|Publication number||US6001212 A|
|Application number||US 08/622,522|
|Publication date||Dec 14, 1999|
|Filing date||Mar 25, 1996|
|Priority date||Mar 25, 1996|
|Also published as||WO1997035707A1|
|Publication number||08622522, 622522, US 6001212 A, US 6001212A, US-A-6001212, US6001212 A, US6001212A|
|Inventors||Richard Carl Polivka, David K. York|
|Original Assignee||Insituform (Netherlands) B.V.|
|Export Citation||BiBTeX, EndNote, RefMan|
|Patent Citations (18), Non-Patent Citations (2), Referenced by (47), Classifications (9), Legal Events (7)|
|External Links: USPTO, USPTO Assignment, Espacenet|
The invention relates to a method and apparatus for the installation of a cured in place liner within the interior of a conduit or pipeline, such as a sewer pipe, and, more particularly, to a method and apparatus for installation of a cured in place liner within the interior of a lateral conduit or pipeline which connects to a main conduit while maintaining flow through the main conduit or passageway during installation.
In a sewage system, a main sewer pipe will run underground directly along the line of a main street or thoroughfare, and the users of the system will be connected to the main sewer pipe by means of lateral pipes which extend transversely off the main sewer pipe to user points on opposite sides of the road, street or thoroughfare.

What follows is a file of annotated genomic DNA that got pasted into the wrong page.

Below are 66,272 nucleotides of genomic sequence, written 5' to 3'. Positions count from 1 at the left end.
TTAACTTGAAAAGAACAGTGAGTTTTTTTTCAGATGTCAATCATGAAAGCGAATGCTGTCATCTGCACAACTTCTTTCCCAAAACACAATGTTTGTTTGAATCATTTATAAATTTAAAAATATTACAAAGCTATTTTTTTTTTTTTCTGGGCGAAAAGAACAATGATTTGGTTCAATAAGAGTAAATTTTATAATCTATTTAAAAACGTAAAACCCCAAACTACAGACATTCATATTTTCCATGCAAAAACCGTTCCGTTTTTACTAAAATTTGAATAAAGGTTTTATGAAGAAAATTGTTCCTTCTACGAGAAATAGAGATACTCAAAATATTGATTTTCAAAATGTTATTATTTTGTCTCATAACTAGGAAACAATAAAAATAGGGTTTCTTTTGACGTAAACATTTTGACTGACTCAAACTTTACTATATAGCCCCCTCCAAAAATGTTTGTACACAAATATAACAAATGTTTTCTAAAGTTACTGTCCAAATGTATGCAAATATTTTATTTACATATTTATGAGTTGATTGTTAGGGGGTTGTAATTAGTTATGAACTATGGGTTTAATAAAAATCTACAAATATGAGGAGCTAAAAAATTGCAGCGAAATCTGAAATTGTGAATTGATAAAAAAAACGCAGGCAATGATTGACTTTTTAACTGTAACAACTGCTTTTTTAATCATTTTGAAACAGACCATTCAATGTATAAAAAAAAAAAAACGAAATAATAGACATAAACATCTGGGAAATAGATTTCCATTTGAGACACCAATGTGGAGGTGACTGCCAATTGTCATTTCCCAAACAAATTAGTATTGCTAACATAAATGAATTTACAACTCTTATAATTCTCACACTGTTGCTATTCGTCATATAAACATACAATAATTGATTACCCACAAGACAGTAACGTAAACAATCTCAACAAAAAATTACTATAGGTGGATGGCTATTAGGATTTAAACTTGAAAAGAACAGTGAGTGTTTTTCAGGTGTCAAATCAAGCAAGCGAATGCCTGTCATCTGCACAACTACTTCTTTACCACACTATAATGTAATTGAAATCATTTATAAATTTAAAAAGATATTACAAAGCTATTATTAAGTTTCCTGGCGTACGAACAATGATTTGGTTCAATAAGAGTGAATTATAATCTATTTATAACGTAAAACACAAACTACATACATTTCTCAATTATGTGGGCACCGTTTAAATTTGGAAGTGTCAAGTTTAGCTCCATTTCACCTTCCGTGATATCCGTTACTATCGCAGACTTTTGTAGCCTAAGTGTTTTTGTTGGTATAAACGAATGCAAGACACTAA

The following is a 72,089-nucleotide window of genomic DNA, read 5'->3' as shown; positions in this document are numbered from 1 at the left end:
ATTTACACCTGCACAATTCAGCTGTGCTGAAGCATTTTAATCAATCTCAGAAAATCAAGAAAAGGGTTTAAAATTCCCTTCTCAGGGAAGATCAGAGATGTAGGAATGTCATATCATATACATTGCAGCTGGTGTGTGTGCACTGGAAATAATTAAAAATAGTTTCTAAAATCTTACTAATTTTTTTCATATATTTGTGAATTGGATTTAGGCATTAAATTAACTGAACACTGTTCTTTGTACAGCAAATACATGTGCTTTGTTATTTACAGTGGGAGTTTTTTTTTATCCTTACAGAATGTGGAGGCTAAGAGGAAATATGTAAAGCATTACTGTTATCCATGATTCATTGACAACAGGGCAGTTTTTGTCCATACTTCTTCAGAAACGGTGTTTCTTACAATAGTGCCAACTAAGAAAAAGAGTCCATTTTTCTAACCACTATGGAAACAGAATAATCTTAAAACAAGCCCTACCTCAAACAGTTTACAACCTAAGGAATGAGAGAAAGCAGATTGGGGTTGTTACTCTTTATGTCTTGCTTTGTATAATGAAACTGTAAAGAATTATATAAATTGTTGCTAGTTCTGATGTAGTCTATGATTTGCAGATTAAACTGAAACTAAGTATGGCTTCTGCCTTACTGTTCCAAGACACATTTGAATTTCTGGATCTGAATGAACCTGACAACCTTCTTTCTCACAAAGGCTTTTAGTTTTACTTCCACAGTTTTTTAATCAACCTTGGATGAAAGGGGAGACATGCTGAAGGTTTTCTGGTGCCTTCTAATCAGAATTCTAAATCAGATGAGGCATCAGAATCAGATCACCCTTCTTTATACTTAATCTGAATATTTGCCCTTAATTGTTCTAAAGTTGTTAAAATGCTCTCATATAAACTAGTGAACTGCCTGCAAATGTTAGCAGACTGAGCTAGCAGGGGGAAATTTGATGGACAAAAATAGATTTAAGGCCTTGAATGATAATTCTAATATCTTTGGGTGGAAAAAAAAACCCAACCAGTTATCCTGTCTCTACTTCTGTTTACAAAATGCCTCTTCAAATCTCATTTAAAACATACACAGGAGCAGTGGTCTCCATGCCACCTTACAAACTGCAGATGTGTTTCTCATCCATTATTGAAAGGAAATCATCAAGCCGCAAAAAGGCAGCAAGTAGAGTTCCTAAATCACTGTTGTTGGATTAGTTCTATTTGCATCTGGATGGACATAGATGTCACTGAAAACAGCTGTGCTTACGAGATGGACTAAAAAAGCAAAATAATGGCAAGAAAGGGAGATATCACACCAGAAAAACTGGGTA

It is generally well known that conduits or pipelines, particularly underground pipes, such as sanitary sewer pipes, storm sewer pipes, water lines and gas lines, that are employed for conducting fluids frequently require repair due to fluid leakage. The leakage may be inward, from the environment into the interior or conducting part of the pipe, or outward, from the conducting part of the pipe into the surrounding environment. Leakage of this type may be due to improper initial installation of the pipe, deterioration of the pipe itself due to normal aging or to the effects of conveying corrosive or abrasive materials, cracking of the pipe or of pipe joints due to environmental conditions such as earthquakes, the movement of large vehicles or similar natural or man made vibrations, or any other such causes. Regardless of the cause, such leakage is undesirable and may result in waste of the fluid being conveyed by the pipe, in damage to the surrounding environment and in the possible creation of dangerous public health hazards.